Productive factors can be allocated–across many many tasks. (People in manufacturing recognize set up and switching time, many people managers do not.) I’ve seen project managers assign people to five or ten tasks in little tiny slices–15%, 10%, 5%–all in one week. There are lots of tasks that only take an hour or so. But assigning people 5%? Micromanagement. Task-switching. Utter lack of understanding of how most humans work. Many project managers reverse engineer their understanding of project management from software tools; maybe that’s where they get such ideas.

Productive factors don’t care about autonomy, mastery, or purpose.

Resource-thinking leads managers to focus excessively on labor rate. Labor rate is not labor cost. Driving labor rates down is very likely to drive labor costs up. Work gets done by people who can figure out how to work together. Managers who have a plug-and-play mentality about people may achieve lower labor rates, but almost certainly have higher labor costs.

Resource-thinking leads managers to ignore that work involves communication, interactions, relationships.

Resource-thinking sucks the soul out of work.

Our thoughts shape our language, but our language also shapes our thoughts. The zeroth step in creating humane workplaces is to start talking about the people not resources.

BTW, first know use of the term Human Resources was 1961.  So much damage done.

culture of entitlement, culture of blame

I received an email advertising  a workshop for managers, titled “Overcoming a Culture of Entitlement,”  last week.

Here’s the hook:

“When employees feel “entitled,” they resist change, they drag their feet, they’re not accountable, and leaders are constantly frustrated.”

Who are these leaders that are constantly frustrated?  Might they be the same ones who had a part in creating the entitlement culture they want to overcome?

To understand how people come to feel entitled, let’s look at the definition (from Merriam-Webster online):

en·ti·tle·ment Pronunciation: \-ˈtī-təl-mənt\ Function: noun

1 a : the state or condition of being entitled : right b : a right to benefits specified especially by law or contract

Employment agreements usually specify such things as vacation days, sick days, salary.  People are entitled to those by explicit contract.

I recently met a woman who was having trouble performing her job. Her desk and desktop computer were right by the window. At certain times of day, there was so much glare on her computer screen that she couldn’t do her job.  Further,  she suffered from light induced migraines.  Between the glare and a debilitating head ache, she struggling to do her job.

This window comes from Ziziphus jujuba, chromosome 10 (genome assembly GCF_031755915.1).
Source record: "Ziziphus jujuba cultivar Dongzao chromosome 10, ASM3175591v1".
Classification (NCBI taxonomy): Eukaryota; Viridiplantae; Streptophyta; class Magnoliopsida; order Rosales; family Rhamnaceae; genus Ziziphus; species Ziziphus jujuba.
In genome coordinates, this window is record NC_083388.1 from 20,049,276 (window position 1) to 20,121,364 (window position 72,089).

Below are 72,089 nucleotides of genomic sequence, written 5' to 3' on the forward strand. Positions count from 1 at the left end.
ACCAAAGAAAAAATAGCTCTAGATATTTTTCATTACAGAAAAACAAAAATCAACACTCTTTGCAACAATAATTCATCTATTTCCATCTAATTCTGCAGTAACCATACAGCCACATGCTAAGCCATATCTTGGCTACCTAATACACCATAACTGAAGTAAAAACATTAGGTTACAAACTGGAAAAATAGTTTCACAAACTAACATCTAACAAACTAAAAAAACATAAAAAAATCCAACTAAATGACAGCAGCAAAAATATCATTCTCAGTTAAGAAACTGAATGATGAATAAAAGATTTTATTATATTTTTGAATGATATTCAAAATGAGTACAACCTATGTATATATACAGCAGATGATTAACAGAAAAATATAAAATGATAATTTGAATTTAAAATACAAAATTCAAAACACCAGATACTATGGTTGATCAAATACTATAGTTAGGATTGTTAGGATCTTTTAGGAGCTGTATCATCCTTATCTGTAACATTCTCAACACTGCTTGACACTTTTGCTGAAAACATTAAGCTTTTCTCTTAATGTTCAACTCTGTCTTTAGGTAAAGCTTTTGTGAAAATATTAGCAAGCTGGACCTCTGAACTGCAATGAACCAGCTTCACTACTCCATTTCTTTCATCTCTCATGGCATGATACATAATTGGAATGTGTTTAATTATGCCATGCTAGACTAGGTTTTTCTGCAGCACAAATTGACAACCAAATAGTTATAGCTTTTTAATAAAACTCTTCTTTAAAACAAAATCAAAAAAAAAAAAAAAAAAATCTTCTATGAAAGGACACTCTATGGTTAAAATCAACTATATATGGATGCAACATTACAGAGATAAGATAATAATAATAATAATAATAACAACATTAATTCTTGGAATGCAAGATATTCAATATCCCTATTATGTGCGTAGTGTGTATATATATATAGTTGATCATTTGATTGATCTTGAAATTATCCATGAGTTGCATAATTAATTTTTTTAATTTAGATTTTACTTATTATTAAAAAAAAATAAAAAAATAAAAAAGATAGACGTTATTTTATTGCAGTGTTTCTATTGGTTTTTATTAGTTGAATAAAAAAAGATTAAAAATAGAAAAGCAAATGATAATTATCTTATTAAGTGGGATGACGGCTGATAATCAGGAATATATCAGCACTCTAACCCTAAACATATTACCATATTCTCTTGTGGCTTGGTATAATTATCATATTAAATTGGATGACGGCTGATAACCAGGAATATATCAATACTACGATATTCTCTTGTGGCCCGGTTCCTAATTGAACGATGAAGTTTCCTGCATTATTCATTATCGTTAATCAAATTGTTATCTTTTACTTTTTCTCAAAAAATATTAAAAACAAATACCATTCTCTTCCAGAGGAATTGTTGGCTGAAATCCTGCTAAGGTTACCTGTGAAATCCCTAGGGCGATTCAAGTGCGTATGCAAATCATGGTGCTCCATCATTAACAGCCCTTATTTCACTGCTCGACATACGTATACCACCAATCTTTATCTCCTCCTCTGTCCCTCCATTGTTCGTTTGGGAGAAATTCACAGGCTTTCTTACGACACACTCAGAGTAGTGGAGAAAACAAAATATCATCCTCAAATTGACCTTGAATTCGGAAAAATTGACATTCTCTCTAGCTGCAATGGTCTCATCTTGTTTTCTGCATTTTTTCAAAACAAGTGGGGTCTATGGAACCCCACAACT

Under company policy, she was entitled to an ergonomic consultation to assess her office set up.  If she had a medical statement about her migraines, she would also be entitled by law to reasonable accommodation in the workplace.  That might include drawing the blinds or moving her to a different workstation.

(Her manager denied her request to close the blinds—and implied that she was selfish to want to draw the blinds when no one else was bothered by the sunlight.  The manager warned the other employees, “don’t you dare close those blinds.” Absolutely astonishing!)

But there are other types of contracts.

If company has given out a Christmas turkey for 25 years, people come to expect that this year at Christmas, they will receive a turkey.

If people observe that programmers are promoted from junior developer to senior developer on the 2nd anniversary of employment–like clockwork–they’ll come to expect it.

People come to expect certain patterns of behavior because they’ve experienced them over time.  Reliable, repeated behavior creates an implicit social contract.  When one party to the contract withdraws without notice or explanation, the other party wonders what happened, and may feel disappointed, angry, or mistreated.

2 : a government program providing benefits to members of a specified group; also : funds supporting or distributed by such a program

If an employee looses his job through no fault of his own—due to layoffs, or a position being eliminated—he is eligible for unemployment insurance. Most people who lose their jobs (even if they have been fired) believe they are not at fault, and are therefore entitled to unemployment insurance.

3 : belief that one is deserving of or entitled to certain privileges

Sometimes people generalize a social contract in one context to apply in others.  This happens most often when people experience a pattern of behavior from the time they are small children.

Kids who receive every toy, candy, item of clothing, pool party, trip to the amusement park and all else they ask for tend to develop a belief that they are entitled to everything they desire. Children who are protected from the consequences of their behavior come to believe that they can do what ever they want with impunity.

Personally, I’d try to find out about this mindset in the interview process.  It come under the heading of “maturity.”

A culture of entitlement is about patterns of interaction between managers and employees over time.

Few people get to feel entitled all on their own.

I suspect that the “frustrated leaders” mentioned in the email are dealing with the first type of entitlement, the sort that comes about when there is an implicit contract.  But they are responding to the situations as if it were the 3rd type of entitlement—employees believe they deserve privileges.